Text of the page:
The post-pandemic housing environment is accelerating the need for re-imagined development concepts.
Adaptive re-use is a general real estate term usually applied to urban areas. It is defined as preservation and enhancement of single structures - often historic assets - by adapting their use.
Re-purposing buildings is nothing new for the commercial real estate industry, adapting existing structures to the changing needs and desires of consumers over time. Cities have transformed everything from warehouses, factories and schools into retail space and artist lofts, although most of these have been part of downtown renewals.
But in the post-coronavirus world, housing will be involved in this restructuring at unprecedented levels. A quick look at the Census data and migration reports indicates a need for broader application going forward.
With the nationwide increases in remote work situations brought on by the pandemic, much of the population and workforce are clearly trending toward suburban and even exurban home purchases, finding a quality of life more suited to their needs.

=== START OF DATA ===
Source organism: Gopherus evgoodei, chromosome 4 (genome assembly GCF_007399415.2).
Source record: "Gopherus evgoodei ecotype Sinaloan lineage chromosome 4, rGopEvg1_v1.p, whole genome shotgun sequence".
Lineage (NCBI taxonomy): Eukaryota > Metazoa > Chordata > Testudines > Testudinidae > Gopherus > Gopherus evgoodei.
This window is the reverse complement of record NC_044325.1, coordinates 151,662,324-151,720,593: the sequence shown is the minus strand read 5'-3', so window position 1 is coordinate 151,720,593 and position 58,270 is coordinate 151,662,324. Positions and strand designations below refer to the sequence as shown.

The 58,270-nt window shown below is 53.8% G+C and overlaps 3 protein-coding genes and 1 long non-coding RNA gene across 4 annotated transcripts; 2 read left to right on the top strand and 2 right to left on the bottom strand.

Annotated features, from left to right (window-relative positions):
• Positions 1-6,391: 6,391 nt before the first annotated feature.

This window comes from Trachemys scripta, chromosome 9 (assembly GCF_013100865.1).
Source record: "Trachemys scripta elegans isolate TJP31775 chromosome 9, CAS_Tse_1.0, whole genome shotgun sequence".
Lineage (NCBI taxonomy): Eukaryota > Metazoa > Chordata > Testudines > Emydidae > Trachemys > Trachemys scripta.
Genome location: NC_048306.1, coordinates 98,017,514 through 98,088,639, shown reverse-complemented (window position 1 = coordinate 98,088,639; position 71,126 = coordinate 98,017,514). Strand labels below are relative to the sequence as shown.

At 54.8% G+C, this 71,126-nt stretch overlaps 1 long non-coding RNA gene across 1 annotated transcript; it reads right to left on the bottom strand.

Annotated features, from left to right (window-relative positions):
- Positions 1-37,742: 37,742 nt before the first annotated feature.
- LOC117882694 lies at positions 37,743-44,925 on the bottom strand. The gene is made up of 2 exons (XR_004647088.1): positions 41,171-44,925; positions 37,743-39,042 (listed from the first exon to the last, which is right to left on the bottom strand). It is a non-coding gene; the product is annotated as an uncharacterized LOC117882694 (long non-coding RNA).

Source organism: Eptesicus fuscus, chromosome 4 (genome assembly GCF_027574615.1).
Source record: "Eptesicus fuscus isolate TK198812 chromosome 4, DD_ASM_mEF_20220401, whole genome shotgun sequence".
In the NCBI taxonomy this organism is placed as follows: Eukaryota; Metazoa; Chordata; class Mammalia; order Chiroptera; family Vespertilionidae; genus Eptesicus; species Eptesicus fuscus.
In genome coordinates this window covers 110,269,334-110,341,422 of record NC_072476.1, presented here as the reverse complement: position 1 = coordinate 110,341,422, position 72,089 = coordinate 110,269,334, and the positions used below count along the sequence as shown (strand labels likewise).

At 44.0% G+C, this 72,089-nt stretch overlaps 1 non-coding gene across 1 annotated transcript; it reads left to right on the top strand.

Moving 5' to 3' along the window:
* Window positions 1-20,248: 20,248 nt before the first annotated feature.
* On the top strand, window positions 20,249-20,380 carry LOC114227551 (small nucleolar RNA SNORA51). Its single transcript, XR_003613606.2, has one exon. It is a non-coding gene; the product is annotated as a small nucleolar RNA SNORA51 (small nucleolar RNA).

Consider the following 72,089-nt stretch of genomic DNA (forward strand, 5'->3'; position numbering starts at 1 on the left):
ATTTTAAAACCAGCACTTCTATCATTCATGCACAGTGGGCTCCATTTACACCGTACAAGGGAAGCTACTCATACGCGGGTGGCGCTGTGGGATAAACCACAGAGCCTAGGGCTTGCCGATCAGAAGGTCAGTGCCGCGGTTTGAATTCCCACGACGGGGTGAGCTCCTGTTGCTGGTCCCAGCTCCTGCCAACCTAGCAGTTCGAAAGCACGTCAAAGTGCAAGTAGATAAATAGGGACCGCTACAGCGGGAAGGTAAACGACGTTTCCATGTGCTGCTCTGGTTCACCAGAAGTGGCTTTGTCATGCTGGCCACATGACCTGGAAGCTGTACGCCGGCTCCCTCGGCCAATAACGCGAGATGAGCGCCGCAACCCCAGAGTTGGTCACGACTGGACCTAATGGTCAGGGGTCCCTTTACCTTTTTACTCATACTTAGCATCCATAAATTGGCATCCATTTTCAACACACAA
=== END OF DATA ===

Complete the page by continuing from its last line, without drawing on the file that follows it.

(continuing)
But long before Covid-19, U.S. cities were plagued with an affordable housing crisis, short by as many as 7 million units.
The housing market has been struggling to keep up with demand since the 2010s. As the demand for residential real estate has increased, the scarcity of homes for sale has created a logjam on the supply side.
If many companies continue to normalize a remote or hybrid work model, could re-purposing office buildings into housing come next?
Special permits may be needed, or zoning ordinances may need to be waived. The post-COVID era will be one that examines classic urban planning to make sure it is not unintentionally inflexible in the face of future societal sea change.
And adaptation is spreading beyond city borders. Already deep in decline, hundreds of suburban malls and big box retail stores in otherwise desirable neighborhoods have recently become permanent economic casualties.
Some communities are ahead of the curve, already supporting an evolution away from car-centric design to one that is more walkable.
Adaptive reuse can generate value in the form of property taxes, employment and housing and my even inspire more investment, development and revitalization in the surrounding area.
In the future, whether empty offices or strip malls, many underused, abandoned or otherwise obsolete buildings may find a second life.